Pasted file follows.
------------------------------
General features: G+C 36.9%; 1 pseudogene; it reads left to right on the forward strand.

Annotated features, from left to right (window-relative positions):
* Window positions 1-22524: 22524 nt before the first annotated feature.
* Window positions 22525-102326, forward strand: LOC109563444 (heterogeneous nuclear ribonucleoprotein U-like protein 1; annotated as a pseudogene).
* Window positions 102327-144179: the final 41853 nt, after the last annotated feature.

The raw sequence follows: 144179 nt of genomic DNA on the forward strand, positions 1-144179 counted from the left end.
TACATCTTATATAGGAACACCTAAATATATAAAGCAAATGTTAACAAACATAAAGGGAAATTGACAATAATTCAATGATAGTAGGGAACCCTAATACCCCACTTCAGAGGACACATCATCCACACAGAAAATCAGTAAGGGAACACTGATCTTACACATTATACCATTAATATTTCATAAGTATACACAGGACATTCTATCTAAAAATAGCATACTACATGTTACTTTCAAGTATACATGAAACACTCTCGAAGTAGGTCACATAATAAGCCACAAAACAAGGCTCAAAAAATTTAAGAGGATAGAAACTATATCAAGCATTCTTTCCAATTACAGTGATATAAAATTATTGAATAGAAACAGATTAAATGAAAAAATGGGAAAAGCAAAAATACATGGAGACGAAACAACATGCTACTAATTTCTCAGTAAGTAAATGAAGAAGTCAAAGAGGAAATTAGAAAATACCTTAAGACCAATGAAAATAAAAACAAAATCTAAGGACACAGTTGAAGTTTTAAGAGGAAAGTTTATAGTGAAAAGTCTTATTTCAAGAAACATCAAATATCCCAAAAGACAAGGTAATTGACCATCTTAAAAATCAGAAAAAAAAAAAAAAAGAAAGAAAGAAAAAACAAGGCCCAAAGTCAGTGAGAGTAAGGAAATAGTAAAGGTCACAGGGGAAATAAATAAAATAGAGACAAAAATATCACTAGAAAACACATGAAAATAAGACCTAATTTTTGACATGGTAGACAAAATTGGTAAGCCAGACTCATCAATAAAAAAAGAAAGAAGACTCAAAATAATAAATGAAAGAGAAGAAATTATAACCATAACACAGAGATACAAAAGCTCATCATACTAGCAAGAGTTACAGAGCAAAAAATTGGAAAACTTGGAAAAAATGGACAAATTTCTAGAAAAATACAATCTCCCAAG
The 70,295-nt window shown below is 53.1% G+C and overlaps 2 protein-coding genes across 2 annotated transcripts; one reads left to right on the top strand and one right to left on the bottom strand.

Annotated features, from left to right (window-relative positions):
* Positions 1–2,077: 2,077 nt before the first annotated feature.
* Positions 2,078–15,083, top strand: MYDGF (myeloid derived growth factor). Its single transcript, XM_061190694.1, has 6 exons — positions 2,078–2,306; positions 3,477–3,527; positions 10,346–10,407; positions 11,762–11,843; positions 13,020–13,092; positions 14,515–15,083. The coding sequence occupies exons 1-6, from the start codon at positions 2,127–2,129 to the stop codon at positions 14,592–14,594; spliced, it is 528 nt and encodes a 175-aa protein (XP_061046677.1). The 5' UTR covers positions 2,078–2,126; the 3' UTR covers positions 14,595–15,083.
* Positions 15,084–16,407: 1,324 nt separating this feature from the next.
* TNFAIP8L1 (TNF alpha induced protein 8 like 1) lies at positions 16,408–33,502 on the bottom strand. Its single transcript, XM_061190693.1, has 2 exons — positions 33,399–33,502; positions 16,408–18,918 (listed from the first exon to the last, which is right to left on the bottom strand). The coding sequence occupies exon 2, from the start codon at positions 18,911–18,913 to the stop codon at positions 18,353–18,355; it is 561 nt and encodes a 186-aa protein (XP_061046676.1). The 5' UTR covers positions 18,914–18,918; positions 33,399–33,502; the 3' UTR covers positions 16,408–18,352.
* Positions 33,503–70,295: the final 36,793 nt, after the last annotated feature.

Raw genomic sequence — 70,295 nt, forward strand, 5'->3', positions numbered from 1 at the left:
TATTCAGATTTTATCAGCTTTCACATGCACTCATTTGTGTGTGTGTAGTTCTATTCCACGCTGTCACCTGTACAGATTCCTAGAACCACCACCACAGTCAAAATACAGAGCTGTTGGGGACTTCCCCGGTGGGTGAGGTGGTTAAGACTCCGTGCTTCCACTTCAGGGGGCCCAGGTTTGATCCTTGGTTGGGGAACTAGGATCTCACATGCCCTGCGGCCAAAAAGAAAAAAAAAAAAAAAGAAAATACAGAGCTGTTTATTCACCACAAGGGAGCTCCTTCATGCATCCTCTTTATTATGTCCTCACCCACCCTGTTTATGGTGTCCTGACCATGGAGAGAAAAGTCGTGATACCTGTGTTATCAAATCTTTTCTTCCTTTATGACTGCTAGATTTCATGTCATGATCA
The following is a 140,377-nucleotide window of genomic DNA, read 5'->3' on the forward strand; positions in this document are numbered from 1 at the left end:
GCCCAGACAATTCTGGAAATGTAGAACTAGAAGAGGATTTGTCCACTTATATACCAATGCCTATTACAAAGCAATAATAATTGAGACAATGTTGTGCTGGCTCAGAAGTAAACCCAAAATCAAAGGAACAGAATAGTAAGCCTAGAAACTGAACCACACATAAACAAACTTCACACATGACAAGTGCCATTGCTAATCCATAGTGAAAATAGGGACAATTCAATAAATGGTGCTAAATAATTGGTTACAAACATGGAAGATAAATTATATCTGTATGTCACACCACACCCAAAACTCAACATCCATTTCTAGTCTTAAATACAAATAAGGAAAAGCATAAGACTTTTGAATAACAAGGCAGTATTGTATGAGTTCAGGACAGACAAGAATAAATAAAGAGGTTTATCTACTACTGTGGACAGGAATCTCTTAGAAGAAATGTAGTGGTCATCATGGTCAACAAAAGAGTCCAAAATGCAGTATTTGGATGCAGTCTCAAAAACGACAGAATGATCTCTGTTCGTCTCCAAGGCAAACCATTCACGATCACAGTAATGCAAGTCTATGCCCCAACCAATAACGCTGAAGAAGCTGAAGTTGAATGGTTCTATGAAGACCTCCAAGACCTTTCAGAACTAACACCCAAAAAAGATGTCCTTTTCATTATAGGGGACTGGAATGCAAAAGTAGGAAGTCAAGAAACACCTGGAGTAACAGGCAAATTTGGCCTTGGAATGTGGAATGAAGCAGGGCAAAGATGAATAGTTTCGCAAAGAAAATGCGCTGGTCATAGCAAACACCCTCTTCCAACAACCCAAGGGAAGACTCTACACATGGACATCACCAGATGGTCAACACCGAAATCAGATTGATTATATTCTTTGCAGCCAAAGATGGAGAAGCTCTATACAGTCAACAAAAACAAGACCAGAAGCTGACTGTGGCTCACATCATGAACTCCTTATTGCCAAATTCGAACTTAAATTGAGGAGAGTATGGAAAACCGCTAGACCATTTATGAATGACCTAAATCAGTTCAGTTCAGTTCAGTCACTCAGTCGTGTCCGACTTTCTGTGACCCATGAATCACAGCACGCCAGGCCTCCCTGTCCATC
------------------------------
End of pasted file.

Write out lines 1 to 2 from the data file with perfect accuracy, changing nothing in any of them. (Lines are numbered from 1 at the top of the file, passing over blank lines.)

General features: G+C 36.9%; 1 pseudogene; it reads left to right on the forward strand.

Annotated features, from left to right (window-relative positions):